So, how can a therapist help someone struggling with self-care, self-love and, consequently, sexual satisfaction? To demonstrate this, let’s imagine a client. Lisa is a 38-year old lawyer. She is the mother of two young children and has been married for over 10 years. Between a consuming career and raising her children, she does not spend time focusing on herself. She is often overwhelmed and stressed, which she believes has impacted her ability to enjoy and crave sex with her partner. She also expresses feelings of insecurity towards her body. Whereas she once felt confident about her perceived sexual attractiveness and was often excited to have sex, she now avoids it. When she does have sex with her partner, she keeps the lights off and usually is too consumed with thoughts of work, family and bodily insecurities, which impact her ability to be present with her partner and enjoy the sexual activities. In order to help Lisa regain sexual satisfaction, a therapist might focus on helping her find a more balanced lifestyle where she is able to practice self-care. This might start with teaching Lisa about the different aspects of self-care and then helping her navigate ways in which she can incorporate these into her daily routines. The therapist should also focus on helping Lisa develop self-compassion and love towards her body at its present state. Through the lens of feminist therapy, this could mean helping Lisa deconstruct her learned cultural narratives about what women’s bodies should look like and instead develop a compassionate outlook on the beauty of all bodies, no matter what size or shape. Lastly, a therapist could help Lisa develop tools such as mindfulness in order to be more present during her sexual experiences and able to focus on the wonderful sensations and her partner. With time, patience and support, Lisa may begin to notice a boost in her daily moods, a reduction in stress and an improvement in her emotional and sexual connection with her partner.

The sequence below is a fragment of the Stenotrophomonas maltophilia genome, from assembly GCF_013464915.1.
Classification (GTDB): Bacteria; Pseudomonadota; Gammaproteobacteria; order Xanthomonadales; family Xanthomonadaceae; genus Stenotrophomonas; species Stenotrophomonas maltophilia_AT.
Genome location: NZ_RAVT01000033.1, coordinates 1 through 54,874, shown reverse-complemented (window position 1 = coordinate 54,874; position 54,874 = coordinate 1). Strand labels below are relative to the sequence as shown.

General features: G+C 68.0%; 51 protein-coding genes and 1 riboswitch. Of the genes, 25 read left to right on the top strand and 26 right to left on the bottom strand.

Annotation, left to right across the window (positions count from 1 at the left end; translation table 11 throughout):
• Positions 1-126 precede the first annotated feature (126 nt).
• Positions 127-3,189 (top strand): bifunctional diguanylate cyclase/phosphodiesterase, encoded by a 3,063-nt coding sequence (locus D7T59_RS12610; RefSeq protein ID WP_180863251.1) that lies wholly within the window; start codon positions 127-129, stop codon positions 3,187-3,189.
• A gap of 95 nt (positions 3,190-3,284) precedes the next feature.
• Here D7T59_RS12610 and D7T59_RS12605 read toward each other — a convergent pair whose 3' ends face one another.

Madilynn Rutherford is a Counseling Psychology PhD student at the University at Buffalo and an intern sex therapist at the Rochester Center for Sexual Wellness. She believes that your sexual wellness is an essential component of your holistic self-care. Madilynn works with clients from all walks of life to navigate their way to a happier, healthier state of being. If you would like to see Madilynn yourself, please contact her at the Rochester Center for Sexual Wellness at 585-865-3584 or Madilynn@rochestercenterforsexualwellness.com.
Castellini, G., Sauro, C. L., Ricca, V., & Rellini, A. H. (2017). Body esteem as a common factor of a tendency toward binge eating and sexual dissatisfaction among women: the role of dissociation and stress response during sex. The Journal of Sexual Medicine, 14(8), 1036-1045.
Cook-Cottone, C. P., & Guyker, W. M. (2018). The development and validation of the Mindful Self-Care Scale (MSCS): An assessment of practices that support positive embodiment. Mindfulness, 9(1), 161-175.
Masters, W. H., & Johnson, V. E. (1970). Human sexual inadequacy, Boston (Little, Brown & Company) 1970.
Pujols, Y., Meston, C. M., & Seal, B. N. (2010). The association between sexual satisfaction and body image in women. The journal of sexual medicine, 7(2), 905-916.